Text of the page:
What constitutes Scrum Acceptance Criteria? When going through basic Scrum training, teams often learn about the Definition of Done, an overarching set of criteria that universally applies to each story in the sprint, and allows the team to know what must be done in order for the story to be complete. different teams’ Definitions of Done can vary widely, but due to their need to be applicable to a number of stories, these are rarely specific enough to give good information that helps prepare the team for the demo for the Product Owner – enter here the “How to Demo” field. The two are related, certainly, but not the same: a Definition of Done helps to ensure that the end result of a sprint is a potentially-shippable product, and is often concerned with overall quality (code coverage, regression tests, etc.), among other things – the “How to Demo” or Acceptance Criteria represents a more granular and applicable definition of the work to be completed during the sprint on that user story.
What really constitutes a set of Acceptance Criteria is, as many things in Scrum, relatively flexible. In some cases, the Product Owner might have a fully-developed workflow in his/her mind, and that could be captured as “How to Demo.” Other times it might simply be represented by a high-level bullet-point script, or for extremely-difficult-to-demo stories, a review of unit tests or back-end reports (NOTE: as always, ensure that each story results in a full, thin, vertical slice of functionality, and not only UI or back-end work). Acceptance Criteria or “How to Demo” information is, while perhaps not part of the standard, becoming more popular, as several TFS templates and other Scrum management software have “How to Demo” information of some kind or another.
You may have noticed I used the term Acceptance Criteria as interchangeable with “How to Demo” – fans of XP will note that while the official Scrum guide makes no direct reference to demo abilities, XP requires Acceptance Criteria and Acceptance Testing. This is one of many ways that a great agile team can make use of elements of both Scrum and XP to improve their quality and efficiency. Just like a team wouldn’t demo a story that isn’t finished, or which doesn’t meet a definition of done, the team won’t demo one that doesn’t meet its Acceptance Criteria. Demo criteria can be especially important on stories that are particularly difficult to demo due to long workflows or which have a lot of interesting “back-end” processing.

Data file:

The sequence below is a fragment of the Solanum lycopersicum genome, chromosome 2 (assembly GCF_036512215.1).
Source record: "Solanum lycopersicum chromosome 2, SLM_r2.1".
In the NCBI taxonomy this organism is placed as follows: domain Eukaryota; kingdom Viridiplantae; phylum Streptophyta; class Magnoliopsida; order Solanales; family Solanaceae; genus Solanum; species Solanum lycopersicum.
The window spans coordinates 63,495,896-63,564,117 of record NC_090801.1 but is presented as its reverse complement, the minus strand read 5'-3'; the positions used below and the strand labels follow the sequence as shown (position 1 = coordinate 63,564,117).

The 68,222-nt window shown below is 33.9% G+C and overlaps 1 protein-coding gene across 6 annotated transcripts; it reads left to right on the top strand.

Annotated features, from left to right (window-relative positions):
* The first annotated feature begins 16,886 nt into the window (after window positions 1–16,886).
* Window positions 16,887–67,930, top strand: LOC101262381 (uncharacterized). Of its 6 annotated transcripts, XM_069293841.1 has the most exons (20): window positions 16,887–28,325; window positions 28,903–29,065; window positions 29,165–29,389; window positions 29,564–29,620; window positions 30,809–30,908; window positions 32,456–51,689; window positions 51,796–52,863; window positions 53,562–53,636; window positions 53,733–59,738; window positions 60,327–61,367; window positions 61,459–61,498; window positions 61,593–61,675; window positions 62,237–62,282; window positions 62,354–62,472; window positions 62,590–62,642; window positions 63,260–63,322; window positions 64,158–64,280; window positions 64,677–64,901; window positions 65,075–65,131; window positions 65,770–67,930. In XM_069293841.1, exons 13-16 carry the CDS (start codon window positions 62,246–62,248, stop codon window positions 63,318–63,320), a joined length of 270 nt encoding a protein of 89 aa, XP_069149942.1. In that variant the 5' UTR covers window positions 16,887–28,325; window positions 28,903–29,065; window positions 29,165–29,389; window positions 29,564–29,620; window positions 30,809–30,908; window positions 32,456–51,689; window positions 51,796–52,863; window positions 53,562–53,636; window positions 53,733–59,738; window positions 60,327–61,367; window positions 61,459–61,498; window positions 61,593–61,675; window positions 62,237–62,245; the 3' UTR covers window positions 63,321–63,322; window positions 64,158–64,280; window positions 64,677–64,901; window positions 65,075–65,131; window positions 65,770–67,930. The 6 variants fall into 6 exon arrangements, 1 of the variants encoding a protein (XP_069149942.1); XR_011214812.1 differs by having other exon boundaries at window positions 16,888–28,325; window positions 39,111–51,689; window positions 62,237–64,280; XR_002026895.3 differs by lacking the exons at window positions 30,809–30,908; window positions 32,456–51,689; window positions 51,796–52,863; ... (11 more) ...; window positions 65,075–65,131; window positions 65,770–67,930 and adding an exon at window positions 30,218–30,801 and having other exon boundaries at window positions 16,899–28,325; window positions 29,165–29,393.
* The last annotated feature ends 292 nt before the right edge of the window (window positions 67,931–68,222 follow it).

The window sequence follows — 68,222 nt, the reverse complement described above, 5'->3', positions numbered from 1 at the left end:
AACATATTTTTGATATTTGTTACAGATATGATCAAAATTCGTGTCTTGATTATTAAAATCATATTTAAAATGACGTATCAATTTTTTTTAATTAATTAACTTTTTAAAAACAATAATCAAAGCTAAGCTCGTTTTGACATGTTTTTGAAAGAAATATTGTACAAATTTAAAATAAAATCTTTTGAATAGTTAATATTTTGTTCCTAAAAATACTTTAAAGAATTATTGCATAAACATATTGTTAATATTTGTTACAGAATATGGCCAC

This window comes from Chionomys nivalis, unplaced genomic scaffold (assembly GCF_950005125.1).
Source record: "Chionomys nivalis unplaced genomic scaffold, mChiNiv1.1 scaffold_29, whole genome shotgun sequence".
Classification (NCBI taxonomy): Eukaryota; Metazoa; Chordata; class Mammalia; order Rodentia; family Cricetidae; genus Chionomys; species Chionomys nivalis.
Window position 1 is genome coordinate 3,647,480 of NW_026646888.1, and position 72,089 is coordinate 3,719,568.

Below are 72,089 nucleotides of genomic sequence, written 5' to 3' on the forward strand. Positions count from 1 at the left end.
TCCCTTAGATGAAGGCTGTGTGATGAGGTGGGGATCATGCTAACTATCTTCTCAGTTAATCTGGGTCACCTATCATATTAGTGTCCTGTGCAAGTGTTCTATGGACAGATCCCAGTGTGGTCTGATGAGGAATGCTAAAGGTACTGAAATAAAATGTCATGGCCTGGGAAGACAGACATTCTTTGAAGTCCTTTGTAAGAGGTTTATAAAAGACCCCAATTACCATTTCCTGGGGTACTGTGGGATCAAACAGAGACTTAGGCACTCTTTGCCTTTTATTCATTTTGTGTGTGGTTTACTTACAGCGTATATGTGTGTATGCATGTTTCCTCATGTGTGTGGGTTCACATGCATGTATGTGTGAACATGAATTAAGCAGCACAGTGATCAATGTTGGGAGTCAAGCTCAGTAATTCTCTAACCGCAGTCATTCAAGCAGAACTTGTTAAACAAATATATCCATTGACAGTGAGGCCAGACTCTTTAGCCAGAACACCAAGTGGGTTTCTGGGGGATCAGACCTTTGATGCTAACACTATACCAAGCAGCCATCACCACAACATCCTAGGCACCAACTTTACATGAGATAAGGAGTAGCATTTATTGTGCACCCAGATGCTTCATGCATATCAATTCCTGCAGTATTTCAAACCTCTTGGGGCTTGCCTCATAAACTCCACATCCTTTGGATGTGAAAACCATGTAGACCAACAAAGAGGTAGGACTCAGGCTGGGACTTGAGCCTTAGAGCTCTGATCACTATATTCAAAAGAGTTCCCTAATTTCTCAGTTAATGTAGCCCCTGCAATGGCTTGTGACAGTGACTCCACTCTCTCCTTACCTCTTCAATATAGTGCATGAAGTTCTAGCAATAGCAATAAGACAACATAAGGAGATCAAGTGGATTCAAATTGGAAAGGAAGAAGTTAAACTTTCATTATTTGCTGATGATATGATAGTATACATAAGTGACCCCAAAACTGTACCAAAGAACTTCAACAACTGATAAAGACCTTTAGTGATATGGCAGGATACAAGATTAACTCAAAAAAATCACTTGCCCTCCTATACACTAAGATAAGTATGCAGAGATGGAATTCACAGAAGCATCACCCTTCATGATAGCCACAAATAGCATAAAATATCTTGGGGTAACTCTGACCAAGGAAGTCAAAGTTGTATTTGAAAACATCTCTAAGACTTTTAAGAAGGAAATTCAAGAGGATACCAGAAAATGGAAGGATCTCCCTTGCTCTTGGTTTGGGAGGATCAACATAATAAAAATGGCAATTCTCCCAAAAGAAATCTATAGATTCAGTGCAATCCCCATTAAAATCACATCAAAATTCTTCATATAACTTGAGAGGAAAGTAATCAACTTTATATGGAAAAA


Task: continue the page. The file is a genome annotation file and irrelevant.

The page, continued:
Why else should teams use “How to Demo?” Primarily, it aligns the team to the Product Owner and helps to set good expectations. The Product Owner can know before he/she comes to the demo exactly what will be shown, and the team knows what is important to the Product Owner. It also allows for the team to have a better discussion about the work involved for a given story during the planning meeting, especially regarding the maturity of certain features or technical components (Can a database be pre-populated? Can a response server be mocked? Is a login page required, or can we assume a user?) Having this information ultimately helps the team understand the tasks that they need to complete in order to satisfy the customer and complete the story.
Give it a try in your team. It may well help to remove the frustration of an unsuccessful demo of “done” stories, or a Product Owner who isn’t satisfied. The additional transparency it introduces will allow for the team to better estimate the amount of work they can complete in a sprint, and to direct their testing efforts to the right things as well. Have other ideas on how to accomplish this, or have a story about the use of “How to Demo” in your teams? Leave a note in the comments below.